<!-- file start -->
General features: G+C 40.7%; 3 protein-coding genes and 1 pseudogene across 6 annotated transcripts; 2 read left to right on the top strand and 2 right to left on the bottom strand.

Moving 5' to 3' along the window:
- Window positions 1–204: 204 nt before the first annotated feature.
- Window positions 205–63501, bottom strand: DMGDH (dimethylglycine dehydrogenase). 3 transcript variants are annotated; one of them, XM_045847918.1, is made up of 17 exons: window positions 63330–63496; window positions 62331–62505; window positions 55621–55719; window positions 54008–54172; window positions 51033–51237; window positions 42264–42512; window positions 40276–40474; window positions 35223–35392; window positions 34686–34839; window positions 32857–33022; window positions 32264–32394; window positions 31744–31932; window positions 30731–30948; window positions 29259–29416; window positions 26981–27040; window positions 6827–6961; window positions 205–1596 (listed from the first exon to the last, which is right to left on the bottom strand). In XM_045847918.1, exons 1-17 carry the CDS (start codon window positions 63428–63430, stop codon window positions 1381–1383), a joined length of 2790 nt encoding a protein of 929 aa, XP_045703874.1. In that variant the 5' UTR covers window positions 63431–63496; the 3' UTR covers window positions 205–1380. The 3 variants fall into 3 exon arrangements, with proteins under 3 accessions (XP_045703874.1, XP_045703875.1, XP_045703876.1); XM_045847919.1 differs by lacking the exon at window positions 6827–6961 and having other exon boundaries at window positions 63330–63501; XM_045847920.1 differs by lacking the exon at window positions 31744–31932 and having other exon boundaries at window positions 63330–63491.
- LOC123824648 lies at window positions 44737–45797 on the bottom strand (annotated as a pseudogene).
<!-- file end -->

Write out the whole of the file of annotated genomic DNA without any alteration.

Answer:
General features: G+C 40.7%; 3 protein-coding genes and 1 pseudogene across 6 annotated transcripts; 2 read left to right on the top strand and 2 right to left on the bottom strand.

Moving 5' to 3' along the window:
- Window positions 1–204: 204 nt before the first annotated feature.
- Window positions 205–63501, bottom strand: DMGDH (dimethylglycine dehydrogenase). 3 transcript variants are annotated; one of them, XM_045847918.1, is made up of 17 exons: window positions 63330–63496; window positions 62331–62505; window positions 55621–55719; window positions 54008–54172; window positions 51033–51237; window positions 42264–42512; window positions 40276–40474; window positions 35223–35392; window positions 34686–34839; window positions 32857–33022; window positions 32264–32394; window positions 31744–31932; window positions 30731–30948; window positions 29259–29416; window positions 26981–27040; window positions 6827–6961; window positions 205–1596 (listed from the first exon to the last, which is right to left on the bottom strand). In XM_045847918.1, exons 1-17 carry the CDS (start codon window positions 63428–63430, stop codon window positions 1381–1383), a joined length of 2790 nt encoding a protein of 929 aa, XP_045703874.1. In that variant the 5' UTR covers window positions 63431–63496; the 3' UTR covers window positions 205–1380. The 3 variants fall into 3 exon arrangements, with proteins under 3 accessions (XP_045703874.1, XP_045703875.1, XP_045703876.1); XM_045847919.1 differs by lacking the exon at window positions 6827–6961 and having other exon boundaries at window positions 63330–63501; XM_045847920.1 differs by lacking the exon at window positions 31744–31932 and having other exon boundaries at window positions 63330–63491.
- LOC123824648 lies at window positions 44737–45797 on the bottom strand (annotated as a pseudogene).